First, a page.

You may have recently seen the phrase “statistically significant” in an article to note that an occasional glass of red wine can increase life expectancy (let’s hope so) or that your daily coffee intake is causing some kind of malady (worth it). Statistical significance is critical for how we understand important differences in groups and determine whether interventions had effects, but what does it actually mean? How is it determined? When should it be calculated in market research? Whether you haven’t thought about statistical significance since high school stats or see it on a daily basis and just want to make sure you are interpreting it correctly, here is a quick overview of the concept and the tale of the lady tasting tea.

What Does “Statistically Significant” Mean?

In short, statistical significance means that the difference we observe between two groups is unlikely to be attributed to random chance. Note that this tells us nothing about the importance of this difference. In fact, many statistically significant findings are trivial in terms of their actual importance. Why do we compare differences to random chance? How do we determine if a difference is distinct from random chance? Let’s talk tea.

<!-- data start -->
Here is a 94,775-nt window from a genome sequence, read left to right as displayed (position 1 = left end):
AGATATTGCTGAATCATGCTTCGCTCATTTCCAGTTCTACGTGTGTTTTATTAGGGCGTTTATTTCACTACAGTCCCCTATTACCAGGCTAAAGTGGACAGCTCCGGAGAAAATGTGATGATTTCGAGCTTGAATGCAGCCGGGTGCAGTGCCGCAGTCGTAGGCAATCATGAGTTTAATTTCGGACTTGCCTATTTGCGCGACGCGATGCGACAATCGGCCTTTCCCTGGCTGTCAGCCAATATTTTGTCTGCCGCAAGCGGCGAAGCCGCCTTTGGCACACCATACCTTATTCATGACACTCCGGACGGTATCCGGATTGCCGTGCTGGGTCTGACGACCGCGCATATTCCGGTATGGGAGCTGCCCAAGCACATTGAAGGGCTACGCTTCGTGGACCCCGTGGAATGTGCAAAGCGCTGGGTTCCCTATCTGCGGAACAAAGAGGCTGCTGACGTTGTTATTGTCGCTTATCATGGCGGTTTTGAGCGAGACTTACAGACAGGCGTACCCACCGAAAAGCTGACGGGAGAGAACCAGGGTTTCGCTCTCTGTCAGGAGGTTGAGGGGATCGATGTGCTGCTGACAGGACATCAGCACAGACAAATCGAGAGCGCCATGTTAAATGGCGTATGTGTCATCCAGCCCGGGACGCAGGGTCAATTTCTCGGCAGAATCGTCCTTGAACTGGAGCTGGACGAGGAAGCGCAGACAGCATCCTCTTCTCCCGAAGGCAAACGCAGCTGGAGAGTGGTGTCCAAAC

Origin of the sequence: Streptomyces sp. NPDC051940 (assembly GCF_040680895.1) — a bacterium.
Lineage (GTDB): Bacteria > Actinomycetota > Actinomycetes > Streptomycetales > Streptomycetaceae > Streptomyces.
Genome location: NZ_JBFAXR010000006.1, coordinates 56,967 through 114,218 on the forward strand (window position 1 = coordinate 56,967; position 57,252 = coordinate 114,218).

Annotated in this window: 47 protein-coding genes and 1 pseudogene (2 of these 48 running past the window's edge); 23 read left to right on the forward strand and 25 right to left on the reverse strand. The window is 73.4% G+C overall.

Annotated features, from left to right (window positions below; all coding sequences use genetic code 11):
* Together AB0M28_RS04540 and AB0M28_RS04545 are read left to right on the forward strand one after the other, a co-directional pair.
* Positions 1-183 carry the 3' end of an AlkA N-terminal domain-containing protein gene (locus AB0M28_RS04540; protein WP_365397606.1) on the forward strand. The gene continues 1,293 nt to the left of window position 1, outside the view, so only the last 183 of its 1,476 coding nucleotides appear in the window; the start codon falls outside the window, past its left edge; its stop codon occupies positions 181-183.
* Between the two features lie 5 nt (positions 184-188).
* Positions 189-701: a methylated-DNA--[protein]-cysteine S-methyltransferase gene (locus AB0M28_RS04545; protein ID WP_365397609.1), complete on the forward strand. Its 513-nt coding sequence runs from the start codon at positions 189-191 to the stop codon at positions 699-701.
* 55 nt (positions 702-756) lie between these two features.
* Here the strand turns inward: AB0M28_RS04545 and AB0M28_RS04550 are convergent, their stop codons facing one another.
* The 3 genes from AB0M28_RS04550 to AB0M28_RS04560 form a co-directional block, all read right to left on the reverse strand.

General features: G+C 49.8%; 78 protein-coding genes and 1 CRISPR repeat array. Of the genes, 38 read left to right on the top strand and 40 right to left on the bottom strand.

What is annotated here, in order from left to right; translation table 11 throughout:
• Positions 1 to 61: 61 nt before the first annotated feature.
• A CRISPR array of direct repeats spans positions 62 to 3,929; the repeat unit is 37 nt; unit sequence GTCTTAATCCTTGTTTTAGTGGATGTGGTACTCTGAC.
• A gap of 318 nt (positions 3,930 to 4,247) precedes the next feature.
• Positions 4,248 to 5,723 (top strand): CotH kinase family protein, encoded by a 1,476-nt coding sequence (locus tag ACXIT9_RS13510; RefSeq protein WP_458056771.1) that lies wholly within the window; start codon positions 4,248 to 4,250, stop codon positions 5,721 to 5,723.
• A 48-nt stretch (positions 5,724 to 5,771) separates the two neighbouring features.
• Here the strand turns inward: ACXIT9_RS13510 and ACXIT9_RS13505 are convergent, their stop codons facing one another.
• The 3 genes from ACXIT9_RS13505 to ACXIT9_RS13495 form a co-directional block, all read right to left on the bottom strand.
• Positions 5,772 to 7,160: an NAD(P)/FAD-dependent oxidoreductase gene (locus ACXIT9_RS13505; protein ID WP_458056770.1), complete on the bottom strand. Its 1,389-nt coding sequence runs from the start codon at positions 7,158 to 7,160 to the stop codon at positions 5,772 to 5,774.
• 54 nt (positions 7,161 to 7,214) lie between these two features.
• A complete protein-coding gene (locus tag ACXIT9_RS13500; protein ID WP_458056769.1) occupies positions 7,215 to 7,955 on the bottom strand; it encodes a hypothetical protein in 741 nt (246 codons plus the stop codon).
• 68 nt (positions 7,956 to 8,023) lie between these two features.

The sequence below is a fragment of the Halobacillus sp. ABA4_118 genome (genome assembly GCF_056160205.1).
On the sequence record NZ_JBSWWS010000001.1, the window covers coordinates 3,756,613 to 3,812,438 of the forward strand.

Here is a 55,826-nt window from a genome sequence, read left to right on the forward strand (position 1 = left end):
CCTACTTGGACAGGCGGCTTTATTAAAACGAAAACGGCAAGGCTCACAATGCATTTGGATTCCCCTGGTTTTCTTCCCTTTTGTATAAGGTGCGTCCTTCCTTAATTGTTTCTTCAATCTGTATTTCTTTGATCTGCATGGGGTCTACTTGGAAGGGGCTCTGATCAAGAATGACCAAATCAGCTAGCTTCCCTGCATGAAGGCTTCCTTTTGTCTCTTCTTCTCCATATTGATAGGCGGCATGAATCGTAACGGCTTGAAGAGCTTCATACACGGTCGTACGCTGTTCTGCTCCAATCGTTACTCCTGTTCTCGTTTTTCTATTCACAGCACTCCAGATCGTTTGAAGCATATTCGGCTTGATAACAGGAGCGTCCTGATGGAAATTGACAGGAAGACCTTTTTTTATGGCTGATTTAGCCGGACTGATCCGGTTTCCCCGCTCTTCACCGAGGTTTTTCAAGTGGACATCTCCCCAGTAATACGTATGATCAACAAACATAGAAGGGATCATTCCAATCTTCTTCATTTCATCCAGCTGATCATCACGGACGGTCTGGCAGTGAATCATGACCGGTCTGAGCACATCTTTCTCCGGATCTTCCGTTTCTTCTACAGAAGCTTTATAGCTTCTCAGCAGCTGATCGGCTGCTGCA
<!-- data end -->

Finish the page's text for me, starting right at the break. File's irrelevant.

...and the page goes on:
The Lady Tasting Tea

The story goes that Ronald Aylmer Fisher was at a party in Cambridge, England in the early 1900s. A woman claimed that she could taste the difference between a cup of tea where milk was added to tea and a cup of tea where tea was added to milk. Fisher proposed an experiment where eight cups were randomly assembled, four with tea poured first, and four with milk poured first. The lady must then taste the poured tea and identify four cups where tea was poured first.

How many correct identifications would prove the lady’s claim? Is three out of four enough? Fisher proposed starting by understanding the full possible combination of guesses. For example, there is just one possible combination where the lady would get them all correct. There are, however, 16 potential combinations of guesses and cups where she would correctly guess three out of four. In total, there are 70 potential outcomes of guesses and cups.

So, what does all of this mean? The logic is that if we were to flip a coin for our guess, rather than relying on the lady’s expert palate, we would be most likely to guess two of the cups correctly, as this outcome in some combination comprises 36 of the 70 outcomes, or 51%. So, is three out of four right enough? Fisher calculated that there was a 24% probability of getting at least three of four cups correct. If another partygoer were to have picked the four cups that looked the shiniest, she would have gotten three out of four of the tea-poured-first cups a quarter of the time. This would not be sufficient enough for Fisher to not rule out random luck or chance driving the three correct guesses.